Comic Con Week is underway, and between today and Wednesday morning, when this blogger arrives in San Diego, it will all rise to fever pitch levels. This is the third time me, Zennie Abraham, and Zennie62.com, which also goes by Zennie62Media, will cover Comic Con (2010, 2011, and now 2012) in San Diego and the second time Tout.com has come along as sponsor.
Last year, I made 193 Touts from Comic Con, and this year, the plan is to surpass that number. What I realized is I had a tendency to stop making Touts – 15 second videos using an app for iPhone or Android – when there was no internet connection; I will not do that not this time.
What Is Comic Con?
For those of you who’ve never heard of Comic Con, it calls itself “the home of the largest comic book and popular arts convention in the world” but what’s fascinating is how it has grown since 1970. I must note that there are 10 Comic Cons today, but the one I’m going to, the San Diego Comic Con, is the oldest and the largest one. It’s also arguably the only real one – the one that caused the others to adopt the name Comic Con.
The Internet And Digital Media Fuel Comic Con Growth
Comic Con was started in 1970 by what Wikipedia calls “a group of San Diegans, which included Shel Dorf, Richard Alf, Ken Krueger and Mike Towry who eventually called it the “San Diego Comic Book Convention.”” Between 1970 and today, Comic Con San Diego’s growth was fueled by digital media.
As more comic book content flowed onto the Internet, and more communication about the event itself happened online, and a young demographic that got at least half (now almost all) of its information online grew, and Hollywood studios started sending stars to it, audience attendance jumped dramatically between 2001 and 2006. Between 2001 and 2002, Comic Con added 10,000 new attendees. That was trumped by another 13,000 between 2002 and 2003, bring attendance to 70,000 people. Then 2003 to 2004 saw another 15,000 people, with a kind of growth cooling off period in 2005, as Comic Con added 7,000 more and topped the 100,000 person level for the first time, and the now famous Hall H was opened and Comic Con took up all of San Diego Convention Center.
Then, just when you’d think the growth would stop, Comic Con added its largest number of people between 2005 and 2006, as 23,000 more people came to Comic Con that year and the official guest list doubled according to Wikipedia records. Since then growth topped 130,000 in 2010 then dropped to 126,000 last year.
Hollywood Takes Over Comic Con
The other factor fueling Comic Con’s growth during this period has been what some call the take over of Comic Con Hollywood studios. A studio’s decision to use Comic Con to promote its film sets up this dynamic I have personally observed: the larger the budget of the film and the more comprehensive its Comic Con exposure, the larger the buzz for Comic Con itself. If more than one large budget film is at Comic Con, the overall exposure helps each film, and Comic Con itself, as a whole.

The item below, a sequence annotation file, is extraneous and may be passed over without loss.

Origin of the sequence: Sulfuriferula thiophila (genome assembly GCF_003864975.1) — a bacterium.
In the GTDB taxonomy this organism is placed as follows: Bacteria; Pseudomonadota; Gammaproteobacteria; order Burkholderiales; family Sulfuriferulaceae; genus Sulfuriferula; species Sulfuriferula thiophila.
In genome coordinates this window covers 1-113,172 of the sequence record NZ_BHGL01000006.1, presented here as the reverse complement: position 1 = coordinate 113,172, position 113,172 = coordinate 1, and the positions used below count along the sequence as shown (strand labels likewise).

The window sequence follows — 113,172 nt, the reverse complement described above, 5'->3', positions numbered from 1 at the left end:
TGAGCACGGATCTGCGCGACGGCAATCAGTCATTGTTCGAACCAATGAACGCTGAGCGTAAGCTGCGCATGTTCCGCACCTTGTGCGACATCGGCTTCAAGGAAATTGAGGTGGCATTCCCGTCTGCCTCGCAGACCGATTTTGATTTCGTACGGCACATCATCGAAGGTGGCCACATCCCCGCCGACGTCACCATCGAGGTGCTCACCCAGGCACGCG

The best example of that dynamic was the Comic Con marketing for the movie Scott Pilgrim Versus The World, which was arguably over-exposed at Comic Con 2010. But since Scott Pilgrim Versus The World‘s popularity was basically born from the graphic novel that was presented at Comic Con years, before, the movie was in its prime audience base.
That year Comic Con drew its largest audience yet: 130,000 people. Scott Pilgrim Versus The World, helped by the appearance of such stars as Angelina Jolie for Salt and Sylvester Stallone and Bruce Willis for The Expendables, was the talk of the Comic Con and caused got Scott Pilgrim to get so much buzz that one rightfully expected it to do well at the box office – it tanked badly.
I think Hollywood at Comic Con is a good relationship that needs to be improved on. The dynamic I point to draws social media and media coverage that spills over into smaller production efforts of all types, from DVD movies to apps and to traditional comic books. That’s because today you have movie producers visiting Comic Con looking for that next comic book or graphic novel that just might be a hit movie. That’s what a number of comic book artists hope will happen for them at Comic Con.
The one problem that needs to be cleared is the clumsy way Hollywood PR reps handle media and the public at Comic Con. Volunteers complain about how studios set special seating for their people. Most good digital media folks are left out in the cold in availability of stars because many Hollywood PR reps don’t know how to evaluate social media impact, and just go with who they know.
So if you’re a name brand, like CBS, you get better treatment than Ain’t It Cool News or Zennie62, both of which do better at blogs and social media than CBS. For example, I have more Twitter Followers than CBS – 61,000 for CBS Television versus 64,000 for Zennie62. Plus, I have a 70-blog network and a YouTube channel seen over 30,000 times a day – few media outlets can match that.
Is Comic Con Too Big?
Is Comic Con San Diego Too Big For San Diego? I think that’s up to San Diego itself. In my 2011 interview with Comic Con Marketing and Communications VP David Glanzer he talked about how San Diego Mayor Jerry Sanders “went to bat” for Comic Con to remain in San Diego, and said there was talk of creating a “campus atmosphere.”
Considering that Comic Con brings about $162 million into the San Diego economy, why not grow it? Comic Con is San Diego’s best breakwater against bad economic tides, and its best catchspill of great economic tidal waves. For this week, America’s pop-culture attention is focused on one place, and that place happens to be San Diego.
Stay tuned for more about and from Comic Con, and follow me, Zennie Abraham and Zennie62 on Twitter and on Tout.com.